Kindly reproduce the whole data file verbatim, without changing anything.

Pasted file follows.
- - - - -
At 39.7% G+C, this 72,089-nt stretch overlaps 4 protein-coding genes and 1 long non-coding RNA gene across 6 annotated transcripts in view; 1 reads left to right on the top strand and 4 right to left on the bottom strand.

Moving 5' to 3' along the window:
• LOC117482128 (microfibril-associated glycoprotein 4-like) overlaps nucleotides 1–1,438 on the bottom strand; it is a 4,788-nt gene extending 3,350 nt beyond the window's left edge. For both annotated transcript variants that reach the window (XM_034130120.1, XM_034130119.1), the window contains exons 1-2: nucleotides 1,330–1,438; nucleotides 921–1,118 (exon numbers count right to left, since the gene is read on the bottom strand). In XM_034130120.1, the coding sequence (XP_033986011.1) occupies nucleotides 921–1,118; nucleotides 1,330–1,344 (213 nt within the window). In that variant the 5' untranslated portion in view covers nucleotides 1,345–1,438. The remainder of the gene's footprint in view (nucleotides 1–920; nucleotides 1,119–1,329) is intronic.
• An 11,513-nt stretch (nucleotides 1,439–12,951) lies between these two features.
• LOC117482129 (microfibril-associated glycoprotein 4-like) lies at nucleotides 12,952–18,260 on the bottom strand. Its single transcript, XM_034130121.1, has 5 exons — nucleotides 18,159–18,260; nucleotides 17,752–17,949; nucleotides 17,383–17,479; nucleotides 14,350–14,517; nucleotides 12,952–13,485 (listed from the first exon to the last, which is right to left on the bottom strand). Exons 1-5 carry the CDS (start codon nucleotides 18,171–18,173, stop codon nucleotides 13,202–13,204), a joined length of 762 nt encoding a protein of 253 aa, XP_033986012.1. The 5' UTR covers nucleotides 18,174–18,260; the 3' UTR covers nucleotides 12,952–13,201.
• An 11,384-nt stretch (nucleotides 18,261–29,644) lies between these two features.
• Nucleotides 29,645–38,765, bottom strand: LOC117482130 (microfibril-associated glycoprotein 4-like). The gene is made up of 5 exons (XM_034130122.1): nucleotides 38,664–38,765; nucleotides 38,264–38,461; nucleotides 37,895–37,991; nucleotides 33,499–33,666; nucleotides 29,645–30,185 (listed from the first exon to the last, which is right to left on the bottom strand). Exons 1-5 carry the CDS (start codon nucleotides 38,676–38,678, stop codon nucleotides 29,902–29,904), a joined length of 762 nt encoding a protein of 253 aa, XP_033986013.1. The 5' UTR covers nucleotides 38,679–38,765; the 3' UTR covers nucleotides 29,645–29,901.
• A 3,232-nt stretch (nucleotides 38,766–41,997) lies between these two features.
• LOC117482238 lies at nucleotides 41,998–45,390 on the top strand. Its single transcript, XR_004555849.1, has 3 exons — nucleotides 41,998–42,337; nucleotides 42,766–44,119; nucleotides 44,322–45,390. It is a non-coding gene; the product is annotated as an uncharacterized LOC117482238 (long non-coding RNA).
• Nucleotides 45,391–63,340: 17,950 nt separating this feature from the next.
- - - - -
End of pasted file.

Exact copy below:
At 39.7% G+C, this 72,089-nt stretch overlaps 4 protein-coding genes and 1 long non-coding RNA gene across 6 annotated transcripts in view; 1 reads left to right on the top strand and 4 right to left on the bottom strand.

Moving 5' to 3' along the window:
• LOC117482128 (microfibril-associated glycoprotein 4-like) overlaps nucleotides 1–1,438 on the bottom strand; it is a 4,788-nt gene extending 3,350 nt beyond the window's left edge. For both annotated transcript variants that reach the window (XM_034130120.1, XM_034130119.1), the window contains exons 1-2: nucleotides 1,330–1,438; nucleotides 921–1,118 (exon numbers count right to left, since the gene is read on the bottom strand). In XM_034130120.1, the coding sequence (XP_033986011.1) occupies nucleotides 921–1,118; nucleotides 1,330–1,344 (213 nt within the window). In that variant the 5' untranslated portion in view covers nucleotides 1,345–1,438. The remainder of the gene's footprint in view (nucleotides 1–920; nucleotides 1,119–1,329) is intronic.
• An 11,513-nt stretch (nucleotides 1,439–12,951) lies between these two features.
• LOC117482129 (microfibril-associated glycoprotein 4-like) lies at nucleotides 12,952–18,260 on the bottom strand. Its single transcript, XM_034130121.1, has 5 exons — nucleotides 18,159–18,260; nucleotides 17,752–17,949; nucleotides 17,383–17,479; nucleotides 14,350–14,517; nucleotides 12,952–13,485 (listed from the first exon to the last, which is right to left on the bottom strand). Exons 1-5 carry the CDS (start codon nucleotides 18,171–18,173, stop codon nucleotides 13,202–13,204), a joined length of 762 nt encoding a protein of 253 aa, XP_033986012.1. The 5' UTR covers nucleotides 18,174–18,260; the 3' UTR covers nucleotides 12,952–13,201.
• An 11,384-nt stretch (nucleotides 18,261–29,644) lies between these two features.
• Nucleotides 29,645–38,765, bottom strand: LOC117482130 (microfibril-associated glycoprotein 4-like). The gene is made up of 5 exons (XM_034130122.1): nucleotides 38,664–38,765; nucleotides 38,264–38,461; nucleotides 37,895–37,991; nucleotides 33,499–33,666; nucleotides 29,645–30,185 (listed from the first exon to the last, which is right to left on the bottom strand). Exons 1-5 carry the CDS (start codon nucleotides 38,676–38,678, stop codon nucleotides 29,902–29,904), a joined length of 762 nt encoding a protein of 253 aa, XP_033986013.1. The 5' UTR covers nucleotides 38,679–38,765; the 3' UTR covers nucleotides 29,645–29,901.
• A 3,232-nt stretch (nucleotides 38,766–41,997) lies between these two features.
• LOC117482238 lies at nucleotides 41,998–45,390 on the top strand. Its single transcript, XR_004555849.1, has 3 exons — nucleotides 41,998–42,337; nucleotides 42,766–44,119; nucleotides 44,322–45,390. It is a non-coding gene; the product is annotated as an uncharacterized LOC117482238 (long non-coding RNA).
• Nucleotides 45,391–63,340: 17,950 nt separating this feature from the next.